Tricks for Babies
Turn yucky into yummy. A quick fix for a prescription is to ask the pharmacist to add a flavor enhancer called FLAVORx. This system features 42 different flavors, such as bubble gum and candy cane, and adds about $3 to the cost of the medicine. To find a pharmacy near you that offers it, visit the Web site www.flavorx.com. Also, tell your pediatrician about any antibiotic your child didn't like, so she may prescribe another one the next time.
Squirt it. Using an oral syringe, which gives you more control than a medicine dropper, is probably the best way to give an infant medicine. "Aim for the inside of the cheek rather than the back of the mouth, which may cause gagging and coughing," says John B. Roth, MD, a clinical professor of pediatrics at the University of Louisville in Kentucky. "You needn't give the entire dose in one shot. Try half at a time."
Use a sucker. Fill a bottle nipple with medicine and have your baby suck it like a pacifier, suggests Kathy Barnes of Des Moines, who found that this worked for her 9-month-old, Aileen. "By the time she realizes what it is, it's down the hatch," says Barnes. "We then add a bit of water to flush it all down." You can also buy a pacifier medicine dispenser in stores.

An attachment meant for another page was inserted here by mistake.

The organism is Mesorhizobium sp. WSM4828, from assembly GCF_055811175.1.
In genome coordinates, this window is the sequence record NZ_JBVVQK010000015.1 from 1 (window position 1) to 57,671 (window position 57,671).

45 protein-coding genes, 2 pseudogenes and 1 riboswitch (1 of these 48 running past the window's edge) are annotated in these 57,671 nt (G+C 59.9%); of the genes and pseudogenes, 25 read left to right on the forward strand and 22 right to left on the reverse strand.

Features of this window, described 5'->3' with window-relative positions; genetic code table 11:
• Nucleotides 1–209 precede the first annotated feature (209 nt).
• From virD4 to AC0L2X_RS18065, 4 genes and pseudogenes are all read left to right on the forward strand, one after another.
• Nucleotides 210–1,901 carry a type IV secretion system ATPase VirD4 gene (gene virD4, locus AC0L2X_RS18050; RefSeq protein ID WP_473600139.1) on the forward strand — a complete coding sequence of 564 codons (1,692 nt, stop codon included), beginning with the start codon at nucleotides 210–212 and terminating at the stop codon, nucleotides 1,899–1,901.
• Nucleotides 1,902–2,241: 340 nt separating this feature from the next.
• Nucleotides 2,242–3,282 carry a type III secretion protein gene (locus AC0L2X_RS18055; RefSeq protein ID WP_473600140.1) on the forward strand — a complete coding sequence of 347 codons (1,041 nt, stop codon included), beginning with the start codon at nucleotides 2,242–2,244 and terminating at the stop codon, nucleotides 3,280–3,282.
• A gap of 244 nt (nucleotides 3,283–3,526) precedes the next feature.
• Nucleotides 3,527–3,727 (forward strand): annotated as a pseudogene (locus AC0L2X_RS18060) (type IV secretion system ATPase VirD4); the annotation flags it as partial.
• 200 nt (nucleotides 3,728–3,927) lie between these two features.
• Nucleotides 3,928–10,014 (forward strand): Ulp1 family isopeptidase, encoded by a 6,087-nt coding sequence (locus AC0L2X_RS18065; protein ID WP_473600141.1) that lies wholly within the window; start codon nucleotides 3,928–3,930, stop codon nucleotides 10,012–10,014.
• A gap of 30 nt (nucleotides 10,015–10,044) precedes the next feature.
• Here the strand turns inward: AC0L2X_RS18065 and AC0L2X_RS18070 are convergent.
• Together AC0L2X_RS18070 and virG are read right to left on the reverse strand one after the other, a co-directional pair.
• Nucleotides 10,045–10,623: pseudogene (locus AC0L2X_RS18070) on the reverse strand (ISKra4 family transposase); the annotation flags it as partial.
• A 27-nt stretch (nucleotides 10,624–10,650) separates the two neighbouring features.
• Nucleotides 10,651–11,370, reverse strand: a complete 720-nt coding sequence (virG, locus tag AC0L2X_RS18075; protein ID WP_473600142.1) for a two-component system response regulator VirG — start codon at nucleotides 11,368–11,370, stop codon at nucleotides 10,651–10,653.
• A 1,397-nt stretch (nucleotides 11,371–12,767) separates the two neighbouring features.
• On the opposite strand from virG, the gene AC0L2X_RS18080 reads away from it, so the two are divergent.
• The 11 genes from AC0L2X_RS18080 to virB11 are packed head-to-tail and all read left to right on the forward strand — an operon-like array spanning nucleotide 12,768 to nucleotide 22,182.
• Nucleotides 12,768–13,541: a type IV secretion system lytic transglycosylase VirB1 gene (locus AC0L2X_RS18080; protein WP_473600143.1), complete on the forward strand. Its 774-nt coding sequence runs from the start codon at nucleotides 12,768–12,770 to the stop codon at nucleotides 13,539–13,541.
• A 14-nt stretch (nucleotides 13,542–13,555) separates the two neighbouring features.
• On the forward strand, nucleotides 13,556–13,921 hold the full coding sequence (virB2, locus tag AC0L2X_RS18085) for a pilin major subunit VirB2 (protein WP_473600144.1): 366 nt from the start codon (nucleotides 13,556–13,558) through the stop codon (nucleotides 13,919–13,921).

Look up, baby. Sit your child in an upright position, such as in the high chair or Exersaucer, or propped up on a Boppy, and get her to look up by dangling a toy over her head, suggests Jana Del Valle of Kansas City, Missouri, who does this with 8-month-old Morgan. "While she's busy inspecting the toy, her mouth opens slightly and I can get the dropper in. It's sneaky but it works."
Swaddle him. Wrap your baby in a blanket like a newborn to keep his flailing hands from batting the medicine away, says Margaret Peele of Stoneville, North Carolina, mom of Xavier, 10 months. "I also blow on his face after giving him the medicine, which prompts him to swallow [due to a reflex]."
Have a cheery delivery. Give baby his medicine with smiles and an upbeat tone. "When I have to give my 9-month-old, Xander, medicine, I act like it's yummy -- he usually wants what I have -- and he drinks it right away," says Amie Velazquez of Goose Creek, South Carolina. Shannan Kiger of Plainfield, Illinois, agrees: "We say the word 'medicine' with the same excitement that we say 'cookies' or 'chocolate.'"
Chill it. Some medicines require refrigeration. Even if yours doesn't, check with the pharmacist as to whether it's okay to put it in the fridge. The taste is usually not as strong if the medicine is cold. Numbing your child's tongue with an ice pop first also helps kill the taste, says Danielle Gebeyehu of London, Ontario, mother of Bayden, 4, and Ashton, 3 months. Ice pops also make a good after-medicine treat and can cool a feverish child.